* In ''Manga/FullmetalAlchemist'', human transmutation is the sole taboo when it comes to performing alchemy, and rightly so. The law of equivalent exchange is strict -- you must sacrifice equal or greater value, and the value of a human life places a horribly high toll on anyone who would dabble in such a practice. While trying to resurrect their mother, Edward lost a leg and Alphonse lost his ''entire body.'' It cost Edward his arm to merely tether Alphonse's soul to a suit of armor in a golem form through a blood seal. And that still wasn't enough for the [[CameBackWrong alchemy to work]].
* Only two attacks are explicitly called thus in ''SaintSeiya'': the Bronze Dragon Saint's "Rozan Kou Ryu Ha," which grasps the enemy from behind in a crushing bearhug and launches both user and target into outer space, where either air friction during the ascent or exposure to outer space will kill both people. Dragon Shiryu specifically noted how his master, Dohko, had banned this technique, and he only ever used it against the otherwise unbeatable Capricorn Gold Saint, Shura.
** The other technique is the Athena Exclamation, a technique so devastating, so powerful, it has the power to annihilate the Earth. Therefore, it was declared taboo by Athena's Saints. It consists of three Gold Saints focusing all their [[BattleAura Cosmo]] into a single point, discharging a blast with the same power as the Big Bang itself. Naturally, it was used in the final arc. And once ''that'' taboo [[GodzillaThreshold was broken]], it was used twice more --by [[OhCrap two opposing trios of Gold Saints]].
* In ''InazumaEleven'', [[spoiler:Teikoku]] has some hissatsu techniques, explicitly called "forbidden techniques", which are extremely powerful but strain the user's body; a single use is enough to cause searing pain, and three uses in a single match is liable to send the user to the hospital with the possibility of permanent injuries.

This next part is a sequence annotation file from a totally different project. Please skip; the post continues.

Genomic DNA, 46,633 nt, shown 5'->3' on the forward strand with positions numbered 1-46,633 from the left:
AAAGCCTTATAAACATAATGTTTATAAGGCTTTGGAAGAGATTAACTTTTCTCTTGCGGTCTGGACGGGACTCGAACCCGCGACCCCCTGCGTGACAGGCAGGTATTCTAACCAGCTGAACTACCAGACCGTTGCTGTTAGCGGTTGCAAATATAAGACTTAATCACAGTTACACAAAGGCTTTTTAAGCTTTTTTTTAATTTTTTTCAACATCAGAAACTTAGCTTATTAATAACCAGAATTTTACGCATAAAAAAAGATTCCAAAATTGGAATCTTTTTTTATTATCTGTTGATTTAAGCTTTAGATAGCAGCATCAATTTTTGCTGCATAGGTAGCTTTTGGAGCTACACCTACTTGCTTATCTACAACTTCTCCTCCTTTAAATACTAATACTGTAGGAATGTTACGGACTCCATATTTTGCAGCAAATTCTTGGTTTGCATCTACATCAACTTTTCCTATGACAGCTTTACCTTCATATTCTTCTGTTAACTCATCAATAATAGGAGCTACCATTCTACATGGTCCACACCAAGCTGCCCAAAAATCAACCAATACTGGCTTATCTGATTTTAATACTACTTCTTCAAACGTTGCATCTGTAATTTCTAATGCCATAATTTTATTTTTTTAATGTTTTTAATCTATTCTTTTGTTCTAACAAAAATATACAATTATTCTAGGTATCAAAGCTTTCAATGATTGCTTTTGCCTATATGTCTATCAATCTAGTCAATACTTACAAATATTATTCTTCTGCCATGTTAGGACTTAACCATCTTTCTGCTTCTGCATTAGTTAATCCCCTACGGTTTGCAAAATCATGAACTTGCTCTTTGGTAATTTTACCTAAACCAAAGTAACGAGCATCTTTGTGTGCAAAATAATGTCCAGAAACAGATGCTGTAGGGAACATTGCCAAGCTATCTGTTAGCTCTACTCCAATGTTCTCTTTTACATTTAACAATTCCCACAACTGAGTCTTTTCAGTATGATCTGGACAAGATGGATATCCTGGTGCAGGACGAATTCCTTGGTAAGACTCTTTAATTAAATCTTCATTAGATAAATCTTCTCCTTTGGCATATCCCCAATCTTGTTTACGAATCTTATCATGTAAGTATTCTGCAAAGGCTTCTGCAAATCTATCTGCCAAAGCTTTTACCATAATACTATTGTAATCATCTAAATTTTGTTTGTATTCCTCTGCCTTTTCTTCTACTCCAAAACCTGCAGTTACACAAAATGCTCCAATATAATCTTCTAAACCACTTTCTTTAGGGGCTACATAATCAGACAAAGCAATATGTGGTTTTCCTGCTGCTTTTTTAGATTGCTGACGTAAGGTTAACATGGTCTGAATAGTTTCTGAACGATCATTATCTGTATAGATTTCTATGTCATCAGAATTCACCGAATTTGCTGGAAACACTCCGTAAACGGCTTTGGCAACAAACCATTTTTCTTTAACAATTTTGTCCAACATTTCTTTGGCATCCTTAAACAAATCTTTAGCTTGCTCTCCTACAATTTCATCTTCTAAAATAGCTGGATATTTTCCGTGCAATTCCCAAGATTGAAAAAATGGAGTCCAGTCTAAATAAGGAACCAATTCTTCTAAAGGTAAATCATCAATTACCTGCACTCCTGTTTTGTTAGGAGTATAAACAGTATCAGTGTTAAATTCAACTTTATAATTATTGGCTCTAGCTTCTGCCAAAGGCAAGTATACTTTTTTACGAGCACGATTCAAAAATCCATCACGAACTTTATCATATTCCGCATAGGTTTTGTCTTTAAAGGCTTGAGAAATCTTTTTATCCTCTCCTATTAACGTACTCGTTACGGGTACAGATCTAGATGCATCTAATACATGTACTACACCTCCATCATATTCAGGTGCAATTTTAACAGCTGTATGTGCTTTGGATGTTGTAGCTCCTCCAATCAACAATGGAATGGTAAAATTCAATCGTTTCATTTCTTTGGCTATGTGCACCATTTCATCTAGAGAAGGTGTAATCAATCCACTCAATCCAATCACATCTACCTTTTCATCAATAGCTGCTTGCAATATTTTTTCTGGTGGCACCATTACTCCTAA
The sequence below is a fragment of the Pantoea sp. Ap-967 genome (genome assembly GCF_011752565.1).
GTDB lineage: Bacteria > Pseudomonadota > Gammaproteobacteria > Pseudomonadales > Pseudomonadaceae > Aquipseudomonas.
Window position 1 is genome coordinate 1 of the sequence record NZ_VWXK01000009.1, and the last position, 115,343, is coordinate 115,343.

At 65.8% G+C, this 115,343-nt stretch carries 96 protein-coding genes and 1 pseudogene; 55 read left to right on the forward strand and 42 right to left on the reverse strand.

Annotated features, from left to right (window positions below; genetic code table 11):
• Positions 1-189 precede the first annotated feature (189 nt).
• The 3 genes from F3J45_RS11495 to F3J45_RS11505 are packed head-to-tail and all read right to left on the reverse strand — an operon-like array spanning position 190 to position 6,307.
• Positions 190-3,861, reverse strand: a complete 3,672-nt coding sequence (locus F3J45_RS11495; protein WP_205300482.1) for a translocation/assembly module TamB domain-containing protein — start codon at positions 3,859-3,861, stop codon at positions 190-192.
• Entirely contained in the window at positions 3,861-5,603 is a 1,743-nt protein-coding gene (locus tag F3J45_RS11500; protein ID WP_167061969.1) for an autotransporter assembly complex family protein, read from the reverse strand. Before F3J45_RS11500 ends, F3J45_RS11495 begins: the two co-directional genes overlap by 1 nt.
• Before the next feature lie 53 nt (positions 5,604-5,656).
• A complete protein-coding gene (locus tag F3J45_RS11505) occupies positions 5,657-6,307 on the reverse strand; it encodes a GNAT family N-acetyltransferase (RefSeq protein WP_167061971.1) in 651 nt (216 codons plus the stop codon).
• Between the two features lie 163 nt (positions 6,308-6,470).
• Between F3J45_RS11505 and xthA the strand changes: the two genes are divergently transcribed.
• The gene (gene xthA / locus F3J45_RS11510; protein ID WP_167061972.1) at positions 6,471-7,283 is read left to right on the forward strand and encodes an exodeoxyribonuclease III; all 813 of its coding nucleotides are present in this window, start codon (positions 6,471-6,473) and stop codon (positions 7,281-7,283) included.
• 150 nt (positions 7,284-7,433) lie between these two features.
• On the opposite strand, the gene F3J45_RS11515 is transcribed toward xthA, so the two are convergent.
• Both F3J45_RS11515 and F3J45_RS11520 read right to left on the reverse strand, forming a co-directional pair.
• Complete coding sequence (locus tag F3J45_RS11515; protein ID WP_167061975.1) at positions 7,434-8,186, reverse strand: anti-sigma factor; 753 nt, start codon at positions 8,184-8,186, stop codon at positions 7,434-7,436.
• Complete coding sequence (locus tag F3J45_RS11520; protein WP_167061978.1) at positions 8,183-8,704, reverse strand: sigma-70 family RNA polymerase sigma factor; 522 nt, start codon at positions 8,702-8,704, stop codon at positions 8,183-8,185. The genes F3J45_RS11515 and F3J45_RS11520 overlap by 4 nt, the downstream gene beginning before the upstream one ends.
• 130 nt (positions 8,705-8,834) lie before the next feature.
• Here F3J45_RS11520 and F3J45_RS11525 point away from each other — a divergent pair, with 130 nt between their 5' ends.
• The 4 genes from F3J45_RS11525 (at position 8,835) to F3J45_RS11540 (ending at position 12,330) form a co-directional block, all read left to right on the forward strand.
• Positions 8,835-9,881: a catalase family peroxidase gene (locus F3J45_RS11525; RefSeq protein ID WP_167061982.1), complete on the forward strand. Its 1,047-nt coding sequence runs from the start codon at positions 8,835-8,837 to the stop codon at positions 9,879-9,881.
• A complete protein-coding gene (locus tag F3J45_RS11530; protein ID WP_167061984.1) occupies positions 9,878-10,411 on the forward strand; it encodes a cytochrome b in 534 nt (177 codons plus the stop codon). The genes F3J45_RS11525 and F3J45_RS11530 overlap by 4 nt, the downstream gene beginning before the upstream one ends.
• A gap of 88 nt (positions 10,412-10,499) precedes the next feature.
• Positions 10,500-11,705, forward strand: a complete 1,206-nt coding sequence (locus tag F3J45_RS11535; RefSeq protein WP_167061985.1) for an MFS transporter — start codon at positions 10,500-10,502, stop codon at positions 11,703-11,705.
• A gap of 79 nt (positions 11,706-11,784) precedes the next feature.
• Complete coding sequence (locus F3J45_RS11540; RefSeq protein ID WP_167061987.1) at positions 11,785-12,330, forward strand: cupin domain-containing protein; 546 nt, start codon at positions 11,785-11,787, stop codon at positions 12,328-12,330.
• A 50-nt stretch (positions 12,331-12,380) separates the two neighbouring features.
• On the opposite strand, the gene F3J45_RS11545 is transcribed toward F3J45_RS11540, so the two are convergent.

* ''PrinceOfTennis'' has the technique "Dash Hadoukyuu", [[TheBigGuy Kawamura's]] most powerful shot [[spoiler: until Final Hadoukyuu]]. The original Hadoukyuu already puts a great deal of strain on the arm, while the Dash Hadoukyuu is restricted to once per match. [[spoiler: Naturally, he breaks this rule against Gin Ishida]].
** There are quite a few others as well: Tezuka Phantom and Zero Shiki Serve, Ryoma's Cyclone Smash, Atobe's Tannhauser Serve, Sanada's Rai...
* The NT-D ("Newtype Destroyer") system in ''GundamUnicorn''. Built in to the eponymous Gundam, the system activates if it detects a Newtype (or cyber-Newtype) somewhere in the vicinity. It then releases all of the limiters on the Gundam's systems, directly linking all the suit's functions to the pilot's mind. This allows the pilot to gain extreme reflexes, almost mechanical precision, and even [[spoiler:the ability to hijack Psy-Commu weapons, which are generally a Newtype's most dangerous weapons]]. However, this system can override the pilot's own morals with the system's programming to destroy Newtypes, and runs a very real risk of burning out the pilot's mind and causing severe brain damage.
* In ''BambooBlade'' as well as real-life Kendo, the throat strike is treated this way, because of the high risk of seriously injuring your opponent if done incorrectly. In the series, it is used mostly by morally ambiguous or outright villainous characters, although the main protagonist Tamaki will also attempt to use it when sufficiently provoked or against an especially skilled opponent. In real-world Kendo, throat strikes are only permitted to be used only by high-ranking Kendoka.